Apple's Revolutionary Car Design: Co's Hottest Patent Yet
And it reminds us why we’re looking forward to the real thing.
At this point Apple is famous for being extremely secretive about their projects. Every year tech bloggers go on a quest worthy of Arthurian legend to figure out what the next iPhone is going to look like. And they’re always surprised when the new iPhone looks a heck of a lot like the old iPhone. Well, now it’s the car bloggers turn to stress chug espresso energy drinks while frantically Googling “Apple Car news!”
It’s said that Steve Jobs, Apple’s visionary founder, had an idea for building an electric car back in 2008. The Apple Car in whatever its current form is has been in development since 2014, shrouded in the company’s characteristic veil of secrecy. But one thing we can be sure of, even if we’re sure of nothing else, is that the Apple Car (or maybe it’s going to be called the iCar?) will connect to your iPhone. Bam! We scooped it, you’re welcome.
Not really though, because all Apple products seamlessly connect to other Apple products, that’s one of their selling points. But one cool thing that has emerged from the Apple Car Aethernet (we’d copyright that if we could), and it’s the design of the car was conceptualized by a car leasing company in the UK called Vanarama using the latest patents filed by Apple.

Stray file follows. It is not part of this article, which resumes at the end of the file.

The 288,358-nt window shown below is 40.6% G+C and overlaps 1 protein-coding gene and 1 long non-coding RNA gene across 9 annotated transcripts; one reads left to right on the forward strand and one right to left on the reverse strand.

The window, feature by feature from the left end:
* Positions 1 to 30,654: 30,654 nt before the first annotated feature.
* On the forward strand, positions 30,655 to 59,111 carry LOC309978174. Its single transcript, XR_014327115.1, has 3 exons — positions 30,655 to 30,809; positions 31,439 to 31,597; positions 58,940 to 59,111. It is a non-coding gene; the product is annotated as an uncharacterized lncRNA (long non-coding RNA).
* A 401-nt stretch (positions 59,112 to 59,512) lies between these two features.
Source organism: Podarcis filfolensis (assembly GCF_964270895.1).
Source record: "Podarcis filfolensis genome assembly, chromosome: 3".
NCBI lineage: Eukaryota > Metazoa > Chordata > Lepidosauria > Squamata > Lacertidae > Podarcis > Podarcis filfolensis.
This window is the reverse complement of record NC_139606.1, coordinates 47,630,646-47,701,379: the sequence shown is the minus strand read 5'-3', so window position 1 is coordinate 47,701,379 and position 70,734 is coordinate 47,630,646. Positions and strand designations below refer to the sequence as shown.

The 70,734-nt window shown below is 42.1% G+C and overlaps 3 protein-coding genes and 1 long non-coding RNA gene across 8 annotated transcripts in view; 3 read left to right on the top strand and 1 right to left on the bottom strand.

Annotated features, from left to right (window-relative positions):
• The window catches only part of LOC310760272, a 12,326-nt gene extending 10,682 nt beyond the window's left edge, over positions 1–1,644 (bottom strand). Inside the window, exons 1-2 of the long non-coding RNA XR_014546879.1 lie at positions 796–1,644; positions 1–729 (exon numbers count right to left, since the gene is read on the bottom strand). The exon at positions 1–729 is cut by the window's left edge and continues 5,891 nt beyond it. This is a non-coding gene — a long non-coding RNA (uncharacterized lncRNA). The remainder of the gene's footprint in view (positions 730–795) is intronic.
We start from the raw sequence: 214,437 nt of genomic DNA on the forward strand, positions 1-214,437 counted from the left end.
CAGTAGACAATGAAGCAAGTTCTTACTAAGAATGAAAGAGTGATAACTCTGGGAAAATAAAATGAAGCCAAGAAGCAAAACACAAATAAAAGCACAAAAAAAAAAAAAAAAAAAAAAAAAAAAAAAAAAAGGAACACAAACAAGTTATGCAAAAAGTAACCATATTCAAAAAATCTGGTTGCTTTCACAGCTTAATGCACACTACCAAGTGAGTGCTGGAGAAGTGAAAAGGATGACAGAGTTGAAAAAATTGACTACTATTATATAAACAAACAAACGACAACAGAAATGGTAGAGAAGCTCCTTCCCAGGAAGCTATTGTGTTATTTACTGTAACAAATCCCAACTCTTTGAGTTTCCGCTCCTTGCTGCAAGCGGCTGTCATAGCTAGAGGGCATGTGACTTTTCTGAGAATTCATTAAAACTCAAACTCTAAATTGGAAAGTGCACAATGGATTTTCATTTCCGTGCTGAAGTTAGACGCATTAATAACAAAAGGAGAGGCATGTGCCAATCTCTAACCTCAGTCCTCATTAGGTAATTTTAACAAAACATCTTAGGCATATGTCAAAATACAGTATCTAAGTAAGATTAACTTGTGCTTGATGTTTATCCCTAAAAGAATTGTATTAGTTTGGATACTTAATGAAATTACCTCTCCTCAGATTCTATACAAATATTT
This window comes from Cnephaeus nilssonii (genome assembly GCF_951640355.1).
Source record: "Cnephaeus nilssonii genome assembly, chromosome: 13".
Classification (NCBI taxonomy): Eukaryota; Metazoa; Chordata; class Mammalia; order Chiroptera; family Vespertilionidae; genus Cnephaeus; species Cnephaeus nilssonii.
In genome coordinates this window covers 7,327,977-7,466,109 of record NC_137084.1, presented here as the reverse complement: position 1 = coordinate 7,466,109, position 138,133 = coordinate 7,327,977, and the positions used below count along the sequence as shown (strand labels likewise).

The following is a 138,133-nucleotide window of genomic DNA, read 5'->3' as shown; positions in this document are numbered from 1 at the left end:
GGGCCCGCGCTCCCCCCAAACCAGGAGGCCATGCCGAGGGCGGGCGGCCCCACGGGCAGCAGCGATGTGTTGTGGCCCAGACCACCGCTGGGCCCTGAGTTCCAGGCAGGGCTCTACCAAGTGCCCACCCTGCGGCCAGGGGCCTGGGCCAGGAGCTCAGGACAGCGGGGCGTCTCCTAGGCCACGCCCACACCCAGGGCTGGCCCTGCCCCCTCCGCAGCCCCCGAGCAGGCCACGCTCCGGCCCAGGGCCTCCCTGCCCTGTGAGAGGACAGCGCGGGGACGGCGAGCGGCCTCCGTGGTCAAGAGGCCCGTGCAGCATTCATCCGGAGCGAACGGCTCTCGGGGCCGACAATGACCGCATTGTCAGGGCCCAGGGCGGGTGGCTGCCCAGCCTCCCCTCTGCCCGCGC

They filled in the gaps of the car’s genetic structure like mad scientists in Jurassic Car Park, and came up with what we hope the car truly looks like. This design is in every way the auto world’s version of fan art, but it’s the first design we’ve seen that evokes the soul of most other Apple product designs.
It’s simple, sleek, and altogether evokes a feeling of modernity that Apple has been pioneering for over twenty-years now.
The coolest thing is, as mentioned earlier, that much of the design is born of actual patents the company is currently holding. Like the pillarless frame which will make everything above the doors look like one seamless piece of glass, and the iPhone inspired door handles. Or, the adaptive doors for easier loading of passengers. But, our favorite is the integration of Siri into the core functionality of the car.
Imagine if you will a dystopian cyberpunk future where you’re coming out of the grocery store loaded with reusable bags of soylent green products, and simply telling your phone to bring the car around and then just like that this beauty pulls up in front of you all by itself.
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